21 January 2015
Last updated at 10:53
The US and Cuba are due to hold their highest-level talks in decades in the Cuban capital, Havana.
The talks are part of a thaw in relations between the two rivals announced last month in simultaneous speeches by US President Barack Obama and his Cuban counterpart, Raul Castro.
They come only hours after Mr Obama urged Congress to seize the chance to end the US trade embargo against Cuba.
The talks will focus on migration and restoring full diplomatic ties.
The US delegation will be led by Roberta Jacobson, the top US diplomat for Latin America. The last time someone of her level of seniority visited Cuba was 35 years ago.
BBC state department correspondent Barbara Plett Usher says the meetings feel like the beginning of a new era in relations between the two nations.
Our correspondent says the US will be asking for an end to current restrictions on its diplomats so it can upgrade its interest section in Havana to a full embassy.
The Cubans have not made their agenda public, but talks are expected to focus on migration issues on Wednesday and fuller diplomatic relations on Thursday.
On Tuesday, President Obama stressed the importance of the thaw in US-Cuban relations in his State of the Union address to Congress.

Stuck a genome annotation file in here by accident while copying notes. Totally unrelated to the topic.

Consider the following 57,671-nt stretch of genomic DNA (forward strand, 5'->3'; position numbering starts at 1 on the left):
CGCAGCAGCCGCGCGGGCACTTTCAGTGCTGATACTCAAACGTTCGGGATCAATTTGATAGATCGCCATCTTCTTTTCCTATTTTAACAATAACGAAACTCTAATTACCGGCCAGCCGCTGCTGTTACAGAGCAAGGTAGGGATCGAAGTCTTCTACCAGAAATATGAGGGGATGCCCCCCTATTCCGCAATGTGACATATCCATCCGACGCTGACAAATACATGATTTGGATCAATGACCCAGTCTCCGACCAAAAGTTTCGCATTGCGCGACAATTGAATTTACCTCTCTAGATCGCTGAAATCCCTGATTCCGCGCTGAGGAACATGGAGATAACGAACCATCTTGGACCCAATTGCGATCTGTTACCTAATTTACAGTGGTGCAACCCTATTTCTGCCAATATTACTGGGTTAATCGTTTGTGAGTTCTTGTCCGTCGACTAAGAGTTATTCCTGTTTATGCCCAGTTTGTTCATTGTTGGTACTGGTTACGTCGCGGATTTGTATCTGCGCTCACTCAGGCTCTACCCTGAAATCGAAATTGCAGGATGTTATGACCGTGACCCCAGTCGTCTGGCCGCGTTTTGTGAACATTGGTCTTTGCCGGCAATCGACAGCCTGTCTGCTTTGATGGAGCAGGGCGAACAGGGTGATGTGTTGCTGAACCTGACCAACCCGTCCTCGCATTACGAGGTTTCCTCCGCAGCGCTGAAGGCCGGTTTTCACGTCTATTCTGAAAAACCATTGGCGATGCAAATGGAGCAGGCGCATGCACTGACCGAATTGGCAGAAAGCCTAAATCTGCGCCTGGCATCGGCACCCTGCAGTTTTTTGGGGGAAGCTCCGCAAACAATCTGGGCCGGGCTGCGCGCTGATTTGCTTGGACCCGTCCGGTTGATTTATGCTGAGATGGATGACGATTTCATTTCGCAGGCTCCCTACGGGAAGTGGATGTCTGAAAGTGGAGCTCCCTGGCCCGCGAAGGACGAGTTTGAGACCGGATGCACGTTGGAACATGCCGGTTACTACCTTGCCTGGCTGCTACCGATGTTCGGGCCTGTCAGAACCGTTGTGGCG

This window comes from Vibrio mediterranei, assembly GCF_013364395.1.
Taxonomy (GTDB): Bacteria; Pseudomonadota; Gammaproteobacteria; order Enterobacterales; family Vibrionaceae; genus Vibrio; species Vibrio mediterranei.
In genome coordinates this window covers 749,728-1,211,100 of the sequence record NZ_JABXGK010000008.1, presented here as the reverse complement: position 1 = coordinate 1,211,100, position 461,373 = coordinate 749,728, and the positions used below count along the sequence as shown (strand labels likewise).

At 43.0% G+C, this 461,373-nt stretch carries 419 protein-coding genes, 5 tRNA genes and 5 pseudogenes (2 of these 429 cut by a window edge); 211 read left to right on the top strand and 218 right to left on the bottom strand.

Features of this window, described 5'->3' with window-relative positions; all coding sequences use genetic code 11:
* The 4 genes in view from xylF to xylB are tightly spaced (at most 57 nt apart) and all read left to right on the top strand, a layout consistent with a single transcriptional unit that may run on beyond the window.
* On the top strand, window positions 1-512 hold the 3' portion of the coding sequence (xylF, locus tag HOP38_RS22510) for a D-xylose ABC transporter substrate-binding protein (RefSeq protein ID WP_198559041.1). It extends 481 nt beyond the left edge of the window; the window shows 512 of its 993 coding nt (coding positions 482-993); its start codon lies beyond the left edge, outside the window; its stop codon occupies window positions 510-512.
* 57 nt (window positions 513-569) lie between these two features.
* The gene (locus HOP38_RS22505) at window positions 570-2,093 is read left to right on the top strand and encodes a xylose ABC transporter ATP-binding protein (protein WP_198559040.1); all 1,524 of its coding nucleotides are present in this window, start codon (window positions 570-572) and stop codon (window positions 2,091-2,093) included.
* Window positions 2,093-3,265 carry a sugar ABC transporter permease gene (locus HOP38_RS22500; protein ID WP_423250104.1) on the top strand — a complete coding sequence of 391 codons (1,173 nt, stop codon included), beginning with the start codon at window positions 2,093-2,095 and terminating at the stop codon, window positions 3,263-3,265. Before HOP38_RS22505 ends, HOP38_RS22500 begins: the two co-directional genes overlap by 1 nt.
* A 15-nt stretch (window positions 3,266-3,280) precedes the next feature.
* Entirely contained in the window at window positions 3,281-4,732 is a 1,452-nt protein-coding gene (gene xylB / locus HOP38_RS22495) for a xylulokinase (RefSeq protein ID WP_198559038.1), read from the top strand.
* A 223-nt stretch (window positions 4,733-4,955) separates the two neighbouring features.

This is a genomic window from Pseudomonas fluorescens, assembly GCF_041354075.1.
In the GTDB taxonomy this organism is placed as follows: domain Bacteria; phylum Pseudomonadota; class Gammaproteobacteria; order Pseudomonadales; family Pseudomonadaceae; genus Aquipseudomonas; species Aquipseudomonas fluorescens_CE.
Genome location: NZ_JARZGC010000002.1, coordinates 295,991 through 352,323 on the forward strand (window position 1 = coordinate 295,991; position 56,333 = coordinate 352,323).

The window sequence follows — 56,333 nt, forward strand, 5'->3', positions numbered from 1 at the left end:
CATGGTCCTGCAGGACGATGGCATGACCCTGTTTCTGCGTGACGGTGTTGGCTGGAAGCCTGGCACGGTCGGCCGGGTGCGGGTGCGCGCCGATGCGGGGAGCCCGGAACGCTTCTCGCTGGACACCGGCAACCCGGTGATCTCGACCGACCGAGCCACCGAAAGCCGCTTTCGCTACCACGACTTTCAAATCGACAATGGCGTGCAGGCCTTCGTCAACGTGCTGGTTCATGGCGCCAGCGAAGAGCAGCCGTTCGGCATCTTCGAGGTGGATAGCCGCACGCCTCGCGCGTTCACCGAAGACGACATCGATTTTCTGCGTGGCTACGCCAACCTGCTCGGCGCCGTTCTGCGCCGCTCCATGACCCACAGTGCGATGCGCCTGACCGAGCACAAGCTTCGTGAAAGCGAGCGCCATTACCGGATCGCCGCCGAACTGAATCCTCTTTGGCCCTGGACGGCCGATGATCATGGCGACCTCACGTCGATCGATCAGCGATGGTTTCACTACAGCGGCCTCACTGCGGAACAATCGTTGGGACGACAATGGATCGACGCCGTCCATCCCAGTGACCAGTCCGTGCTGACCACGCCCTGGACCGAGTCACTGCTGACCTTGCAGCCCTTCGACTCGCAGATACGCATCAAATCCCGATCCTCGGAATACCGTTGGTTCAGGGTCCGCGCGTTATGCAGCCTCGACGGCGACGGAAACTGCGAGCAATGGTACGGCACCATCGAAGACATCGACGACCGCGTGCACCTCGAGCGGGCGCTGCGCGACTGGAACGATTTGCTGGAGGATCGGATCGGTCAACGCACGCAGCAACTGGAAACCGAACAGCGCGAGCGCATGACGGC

He said his decision to engage with Cuba after decades of frozen relations had the potential to “end a legacy of mistrust in our hemisphere”.
He also urged Congress to begin work on ending the US trade embargo against Cuba, which has been in force for more than five decades.
“In Cuba, we are ending a policy that was long past its expiration date. When what you’re doing doesn’t work for 50 years, it’s time to try something new,” he said.
The president said the shift in his administration’s Cuba policy removed “a phony excuse for restrictions in Cuba; stands up for democratic values; and extends the hand of friendship to the Cuban people”.
However, President Obama does not have the power to lift the embargo, only Congress can do that and correspondents say many Republicans are still deeply opposed to this.
Listening to Mr Obama was Alan Gross, the US contractor whose release on 17 December after five years in a Cuban jail was a key part of the deal agreed by Cuba and the US.
Mr Gross was among the guests invited by First Lady Michelle Obama.
In a reflection of the divided views among US politicians on relations with Cuba, Republican House Speaker John Boehner invited Cuban dissident Jorge Luis Garcia Perez.
Mr Garcia Perez, who was held for 17 years in a Cuban prison. has called President Obama’s move a “betrayal” that leaves the island’s opposition “defenceless”.